Have you ever felt alone with a problem? In April 1998, I was terrified and alone with my problem. I was waiting for the results of a biopsy to rule out inflammatory breast cancer (IBC). Only my immediate family knew about the biopsy, and only my husband knew it was for a rare form of cancer that we had never heard of.
On my 50th birthday a week later, I got the results—I had IBC. The oncology director at the local hospital was a wonderful support, but she never answered my request for finding other IBC patients whom I could talk to. I learned later it was because the only other two treated at my hospital had not survived.
I had to explain to nurses why I hadn’t had a lump. Most of them had never heard of IBC. I had to decide over and over again whether to explain to friends and coworkers about why I was having chemo first, then a mastectomy, then more chemo, then radiation. Didn’t my doctor know about lumpectomies?
People with rare diseases feel isolated. In March I attended the 30th Anniversary Conference of the Genetic Alliance and learned that I am not the only one. Under the leadership of President Sharon F. Terry, the Genetic Alliance is a network of organizations and individuals representing more than a thousand diseases. Ginny Mason and I were there representing the Inflammatory Breast Cancer Research Foundation, which is one of the Genetic Alliances participating organizations. The theme, Co-creating a Healthy Future, emphasized the need for partnerships between patients, families, researchers, and medical practitioners.
Credit: Phyllis Johnson
I talked to people with all kinds of rare diseases who had the same story as I did. There were problems with misdiagnosis, sometimes for years. Once they or their children were properly diagnosed, the local doctor didn’t know how to treat the condition. They often had to travel across the country to find the one doctor who had experience with it. They had no peers who understood what they were going through.
As I had, they sought out other people with the same problem. We formed alliances to discuss common problems and to advocate for education about the disease in the general public and the medical community. Then many of our disease-specific groups banded together to find ways to improve the lives of patients and their families in the Genetic Alliance.
One major issue for the rare disease community is finding enough people to study. The Community Engaged Network for All (CENA) is a network led by Genetic Alliance working with 13 different disease advocacy organizations. CENA is helping groups with ways for patients and researchers to collaborate online, set research priorities, and share health data.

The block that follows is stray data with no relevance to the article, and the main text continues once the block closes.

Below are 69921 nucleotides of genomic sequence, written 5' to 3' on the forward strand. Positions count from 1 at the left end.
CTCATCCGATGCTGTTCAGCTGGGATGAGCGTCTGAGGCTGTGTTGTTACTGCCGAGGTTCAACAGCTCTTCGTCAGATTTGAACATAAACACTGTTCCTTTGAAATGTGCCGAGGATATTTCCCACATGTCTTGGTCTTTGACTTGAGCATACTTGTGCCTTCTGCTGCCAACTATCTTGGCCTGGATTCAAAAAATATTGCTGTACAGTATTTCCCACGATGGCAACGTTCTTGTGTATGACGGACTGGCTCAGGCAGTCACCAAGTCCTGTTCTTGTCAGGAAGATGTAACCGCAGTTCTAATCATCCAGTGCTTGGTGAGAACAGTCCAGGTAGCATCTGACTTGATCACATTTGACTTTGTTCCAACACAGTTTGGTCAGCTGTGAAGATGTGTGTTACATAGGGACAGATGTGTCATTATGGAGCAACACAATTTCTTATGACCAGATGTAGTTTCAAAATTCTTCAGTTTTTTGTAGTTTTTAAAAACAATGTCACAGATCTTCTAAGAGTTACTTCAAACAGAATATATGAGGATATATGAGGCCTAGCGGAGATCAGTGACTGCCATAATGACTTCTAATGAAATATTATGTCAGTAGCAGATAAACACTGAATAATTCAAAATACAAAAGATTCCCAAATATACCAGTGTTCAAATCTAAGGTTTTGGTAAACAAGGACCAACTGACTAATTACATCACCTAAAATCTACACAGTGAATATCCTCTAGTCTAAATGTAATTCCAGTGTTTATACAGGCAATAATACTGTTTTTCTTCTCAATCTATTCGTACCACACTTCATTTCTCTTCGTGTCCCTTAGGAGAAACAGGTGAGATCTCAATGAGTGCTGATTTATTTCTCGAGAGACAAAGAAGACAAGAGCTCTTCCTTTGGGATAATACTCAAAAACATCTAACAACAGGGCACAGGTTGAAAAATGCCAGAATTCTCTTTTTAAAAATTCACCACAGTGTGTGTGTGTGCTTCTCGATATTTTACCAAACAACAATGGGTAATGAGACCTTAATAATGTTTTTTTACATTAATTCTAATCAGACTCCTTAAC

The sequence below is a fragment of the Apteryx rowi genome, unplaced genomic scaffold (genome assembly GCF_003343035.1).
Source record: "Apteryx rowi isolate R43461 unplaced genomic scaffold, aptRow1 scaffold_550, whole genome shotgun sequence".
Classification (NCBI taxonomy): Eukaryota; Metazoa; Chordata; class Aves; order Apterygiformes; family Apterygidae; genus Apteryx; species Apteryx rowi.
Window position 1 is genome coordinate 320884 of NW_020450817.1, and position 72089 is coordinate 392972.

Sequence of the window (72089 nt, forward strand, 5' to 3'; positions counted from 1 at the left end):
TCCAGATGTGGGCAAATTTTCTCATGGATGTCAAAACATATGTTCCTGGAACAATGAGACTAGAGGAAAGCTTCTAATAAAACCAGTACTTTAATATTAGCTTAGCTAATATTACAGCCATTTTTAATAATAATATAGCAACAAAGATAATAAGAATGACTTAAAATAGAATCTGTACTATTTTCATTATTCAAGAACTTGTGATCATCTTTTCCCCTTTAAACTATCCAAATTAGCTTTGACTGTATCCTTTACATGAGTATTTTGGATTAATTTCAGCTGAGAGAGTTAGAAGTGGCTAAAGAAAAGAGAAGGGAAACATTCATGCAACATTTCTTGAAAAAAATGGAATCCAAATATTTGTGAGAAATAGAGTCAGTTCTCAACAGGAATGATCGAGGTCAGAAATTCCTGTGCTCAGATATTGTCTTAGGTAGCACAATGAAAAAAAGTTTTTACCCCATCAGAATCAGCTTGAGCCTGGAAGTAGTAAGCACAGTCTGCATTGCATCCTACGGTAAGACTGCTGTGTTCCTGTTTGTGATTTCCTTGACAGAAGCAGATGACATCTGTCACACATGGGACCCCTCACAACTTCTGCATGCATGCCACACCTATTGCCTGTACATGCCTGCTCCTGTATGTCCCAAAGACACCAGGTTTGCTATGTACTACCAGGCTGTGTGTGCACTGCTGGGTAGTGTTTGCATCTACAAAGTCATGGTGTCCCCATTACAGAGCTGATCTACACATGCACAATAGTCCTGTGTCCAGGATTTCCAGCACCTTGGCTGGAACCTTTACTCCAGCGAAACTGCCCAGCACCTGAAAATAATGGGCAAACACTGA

One of these projects that I have been involved in is the Platform for Engaging Everyone Responsibly (PEER). PEER is a patient registry that collects information online about the patient experience. It differs from some other registries in several important ways. First, the people most affected by the condition decide what data is important to collect, not a hospital or single researcher. Second, the participants can decide who can see their data, so patients can be comfortable that their privacy is preserved. Third, because the participants use a computer to supply their data, anyone in the world with internet access can participate. It is not necessary to live close to a research center.
More than 45 organizations and communities and over 15,000 people use PEER. The project was recognized at the White House in 2015 as one of nine platforms advancing precision medicine.
No Lump Required
The Inflammatory Breast Cancer Research Foundation’s part in all of this is No Lump Required, a registry for collecting patient experiences with IBC. The title of the registry reflects the fact that although some patients with IBC have a lump, most do not. The cancer is in the lymphatic vessels in the skin of the breast. The foundation wants to know about the experiences of patients with symptoms, diagnosis, treatment, and side effects. Because we are treated by surgeons, oncologists, and radiation oncologists, no one doctor sees the big picture of our experiences the way we patients do. Also the long-term side effects of our treatments are often not understood by the medical community.
Ginny Mason, Neil Spector, M.D., from Duke University School of Medicine, and I explain the project in short videos on the opening screen of the registry. Next participants can start the registry and add their voice to what we know about IBC.
Hearing the patient voice was a huge theme of the Genetic Alliance conference. In small groups, we brainstormed about ways to include patient perspectives in medical treatment. Speakers emphasized the importance of listening to patients and their families in ways that respect their culture and concerns.
Patients and the people who love them need to speak up. The Genetic Alliance is offering ways for people to make their voices heard. Together we can co-create a healthy future.
See more helpful articles:
Patient-Driven Research: You Have the Answers
Count Me In: The Metastatic Breast Cancer Project
Why You Should Attend a Cancer Conference
Phyllis Johnson is an inflammatory breast cancer survivor who serves on the Board of Directors for the Inflammatory Breast Cancer Research Foundation, the oldest 501(3)(c) organization focused on research for IBC. She is a list monitor for an online support group at www.ibcsupport.org. She stays current on cancer information through attendance at conferences such as the National Breast Cancer Coalition’s Project LEAD® Institute. A retired teacher, she has been writing about cancer issues at HealthCentral since 2007.